The sea - the sewer of the world
The sea is the largest ecosystem on earth. For centuries it has provided people with a basis for existence and nutrition. But the sea has never been as bad as it is today. Overfishing, destruction, pollution, thermal stress and acidification cause massive damage to the ecosystem. How long can the sea hold out and what impact will this have on humans? The terrifying thing is: Nobody knows!
In a current study, researchers from the GEOMAR Helmholtz Center for Ocean Research Kiel draw attention to the catastrophic condition of the oceans and advocate that the link between the condition of the oceans and human health should become more of a focus of research. The study was recently presented in the international journal "One Earth".
We hit the hand that feeds us
The sea has always influenced people's health - as a source of food, a livelihood, a recreation area and above all as an oxygen producer. The consequences of the rapidly progressive destruction of this ecosystem on humans have so far been unknown. The whole world is actively involved in the destruction, but nobody seems to feel really responsible for the protection.
Oceans under pressure
The threats to the ecosystem are complex. Industrial, agricultural and private wastewater ends up in the sea, as does plastic and microplastics. At the same time, more and more coastal areas are being destroyed and fish stocks are being decimated by overfishing. In addition, there is the thermal stress caused by global warming and overacidification, which is hard on limestone shellfish such as mussels, corals and crabs.
State of the ocean affects human health
Even though awareness of a healthy environment has increased among many people, the ocean is currently not in focus. The team at the GEOMAR Helmholtz Center for Ocean Research Kiel now emphasizes that human health is also at risk if the state of the ocean deteriorates further.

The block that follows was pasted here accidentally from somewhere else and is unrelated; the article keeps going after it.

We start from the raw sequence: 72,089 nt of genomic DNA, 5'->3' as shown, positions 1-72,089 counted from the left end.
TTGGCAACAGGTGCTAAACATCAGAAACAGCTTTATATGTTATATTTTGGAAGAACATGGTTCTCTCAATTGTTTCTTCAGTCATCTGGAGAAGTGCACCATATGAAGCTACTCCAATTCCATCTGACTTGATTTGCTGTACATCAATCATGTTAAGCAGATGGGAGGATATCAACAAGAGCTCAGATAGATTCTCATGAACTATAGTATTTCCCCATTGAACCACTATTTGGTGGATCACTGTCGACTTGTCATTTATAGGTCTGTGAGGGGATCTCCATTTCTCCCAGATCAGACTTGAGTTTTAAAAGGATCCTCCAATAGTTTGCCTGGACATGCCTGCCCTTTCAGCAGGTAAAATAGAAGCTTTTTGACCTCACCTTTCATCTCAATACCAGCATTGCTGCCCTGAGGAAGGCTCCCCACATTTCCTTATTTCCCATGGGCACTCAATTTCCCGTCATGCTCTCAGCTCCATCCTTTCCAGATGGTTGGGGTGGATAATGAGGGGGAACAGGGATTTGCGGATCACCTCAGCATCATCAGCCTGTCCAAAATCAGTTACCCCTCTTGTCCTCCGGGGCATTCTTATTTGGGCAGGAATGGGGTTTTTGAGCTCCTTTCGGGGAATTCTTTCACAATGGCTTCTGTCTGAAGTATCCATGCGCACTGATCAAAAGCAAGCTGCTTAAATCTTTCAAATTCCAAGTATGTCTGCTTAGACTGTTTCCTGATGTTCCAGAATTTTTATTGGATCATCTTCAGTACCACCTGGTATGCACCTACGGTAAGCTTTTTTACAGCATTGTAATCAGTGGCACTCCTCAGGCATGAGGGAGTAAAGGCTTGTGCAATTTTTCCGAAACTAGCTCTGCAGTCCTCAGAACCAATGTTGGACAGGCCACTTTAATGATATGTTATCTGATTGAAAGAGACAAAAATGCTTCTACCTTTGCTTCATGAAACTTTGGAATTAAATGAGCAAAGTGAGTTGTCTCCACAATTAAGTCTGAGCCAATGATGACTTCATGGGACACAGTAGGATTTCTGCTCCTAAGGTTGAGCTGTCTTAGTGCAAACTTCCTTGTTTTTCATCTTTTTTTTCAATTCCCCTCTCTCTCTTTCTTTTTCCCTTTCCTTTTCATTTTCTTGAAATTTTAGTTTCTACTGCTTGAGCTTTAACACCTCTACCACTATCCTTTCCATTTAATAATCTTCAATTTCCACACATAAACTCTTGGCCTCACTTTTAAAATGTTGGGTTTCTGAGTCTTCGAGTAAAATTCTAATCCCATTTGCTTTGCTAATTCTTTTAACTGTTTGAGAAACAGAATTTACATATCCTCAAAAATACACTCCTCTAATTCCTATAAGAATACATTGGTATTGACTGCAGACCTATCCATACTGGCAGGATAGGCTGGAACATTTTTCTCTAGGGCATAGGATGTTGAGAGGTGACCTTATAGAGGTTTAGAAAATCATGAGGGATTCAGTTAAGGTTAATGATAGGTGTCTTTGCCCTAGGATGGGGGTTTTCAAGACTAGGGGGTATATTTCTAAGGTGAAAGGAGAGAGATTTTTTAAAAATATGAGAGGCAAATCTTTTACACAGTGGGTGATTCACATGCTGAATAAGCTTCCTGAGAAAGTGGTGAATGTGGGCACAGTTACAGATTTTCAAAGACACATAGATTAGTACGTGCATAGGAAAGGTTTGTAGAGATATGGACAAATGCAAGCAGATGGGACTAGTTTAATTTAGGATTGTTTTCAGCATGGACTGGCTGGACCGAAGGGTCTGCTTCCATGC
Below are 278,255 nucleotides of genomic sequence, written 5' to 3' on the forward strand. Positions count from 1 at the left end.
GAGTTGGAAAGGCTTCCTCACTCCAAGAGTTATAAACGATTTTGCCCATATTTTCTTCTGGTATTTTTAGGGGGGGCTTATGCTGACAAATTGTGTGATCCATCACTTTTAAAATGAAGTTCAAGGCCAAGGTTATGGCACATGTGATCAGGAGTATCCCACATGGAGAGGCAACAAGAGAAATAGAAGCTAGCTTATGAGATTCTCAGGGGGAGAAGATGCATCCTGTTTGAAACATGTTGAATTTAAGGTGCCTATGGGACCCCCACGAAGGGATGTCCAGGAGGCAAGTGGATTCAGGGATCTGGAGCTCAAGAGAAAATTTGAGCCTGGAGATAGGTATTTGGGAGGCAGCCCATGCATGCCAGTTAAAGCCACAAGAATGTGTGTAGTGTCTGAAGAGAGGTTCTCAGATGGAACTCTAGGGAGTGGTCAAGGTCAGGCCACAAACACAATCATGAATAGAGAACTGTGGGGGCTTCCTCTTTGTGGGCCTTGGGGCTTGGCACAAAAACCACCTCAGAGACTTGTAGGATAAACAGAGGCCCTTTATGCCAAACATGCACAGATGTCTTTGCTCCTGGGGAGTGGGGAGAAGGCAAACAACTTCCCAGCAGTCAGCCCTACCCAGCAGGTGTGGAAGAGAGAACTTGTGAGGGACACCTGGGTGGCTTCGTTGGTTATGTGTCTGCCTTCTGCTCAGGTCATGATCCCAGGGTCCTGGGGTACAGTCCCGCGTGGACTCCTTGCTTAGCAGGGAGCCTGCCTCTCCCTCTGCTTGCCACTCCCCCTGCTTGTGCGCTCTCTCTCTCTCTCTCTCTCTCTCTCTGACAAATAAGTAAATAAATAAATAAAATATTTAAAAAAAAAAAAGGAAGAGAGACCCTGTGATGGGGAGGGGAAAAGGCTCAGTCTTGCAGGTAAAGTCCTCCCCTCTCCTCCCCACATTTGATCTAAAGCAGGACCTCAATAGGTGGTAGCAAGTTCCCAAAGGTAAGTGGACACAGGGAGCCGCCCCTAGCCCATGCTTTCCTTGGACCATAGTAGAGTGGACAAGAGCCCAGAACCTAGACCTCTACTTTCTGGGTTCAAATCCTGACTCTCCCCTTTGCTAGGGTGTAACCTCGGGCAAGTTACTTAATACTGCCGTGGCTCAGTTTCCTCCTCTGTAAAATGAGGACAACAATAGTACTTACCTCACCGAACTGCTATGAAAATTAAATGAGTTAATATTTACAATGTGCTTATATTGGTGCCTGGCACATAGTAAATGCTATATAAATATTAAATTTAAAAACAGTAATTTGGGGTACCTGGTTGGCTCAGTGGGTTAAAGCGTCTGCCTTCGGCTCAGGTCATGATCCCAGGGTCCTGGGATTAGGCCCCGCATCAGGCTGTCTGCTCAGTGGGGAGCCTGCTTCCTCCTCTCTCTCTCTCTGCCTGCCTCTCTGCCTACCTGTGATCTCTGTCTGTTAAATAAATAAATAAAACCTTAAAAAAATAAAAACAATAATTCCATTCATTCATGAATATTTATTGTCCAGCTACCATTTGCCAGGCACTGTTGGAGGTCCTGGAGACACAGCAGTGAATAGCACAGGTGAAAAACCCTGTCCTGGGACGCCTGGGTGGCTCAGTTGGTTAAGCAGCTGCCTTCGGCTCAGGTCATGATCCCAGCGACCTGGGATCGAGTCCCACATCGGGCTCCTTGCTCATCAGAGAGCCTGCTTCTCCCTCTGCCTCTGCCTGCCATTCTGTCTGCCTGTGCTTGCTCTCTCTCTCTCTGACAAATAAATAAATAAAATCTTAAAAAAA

Human activities endanger the ocean ecosystem
30 international scientists from various disciplines were now looking for ideas and ways of stopping this spiral of destruction. "Protecting the ocean and restoring its health is one of the UN's goals for sustainable development and is increasingly becoming the focus of international politics, as human activities increasingly endanger the ocean ecosystem," emphasizes student author Dr. Andrea Franke.
When is an ocean considered healthy?
So far, there is not even a rating system that can be used to measure the current state of the oceans. "Various actors find it difficult to agree on a common definition of the term ocean health," explains Franke. The team therefore developed a framework concept that can be used to assess the health of the ocean. The system is not only important for the assessment of ocean health, but also essential for determining the associated interactions with humans.
Everyone has to pull together
"Healthy seas are also an important basis for human health and well-being," the interdisciplinary team is convinced. "Science, society, industry and politics must work together to initiate active measures to restore ocean health," emphasizes Franke. Only with transdisciplinary concepts can the oceans be better protected and used more sustainably. (vb)
Also read: Microplastics in food: what health risks are there?
Author and source information
This text corresponds to the requirements of the medical literature, medical guidelines and current studies and has been checked by medical doctors.
Graduate editor (FH) Volker Blasek
- European Marine Board: Policy Needs for Oceans and Human Health, May 2020, marineboard.eu
- Andrea Franke, Thorsten Blenckner, Carlos M. Duarte, u.a .: Operationalizing Ocean Health: Toward Integrated Research on Ocean Health and Recovery to Achieve Ocean Sustainability; in: Cell - One Earth, 2020, cell.com
- GEOMAR: What is good for the sea is also good for people (published: June 12, 2020), geomar.de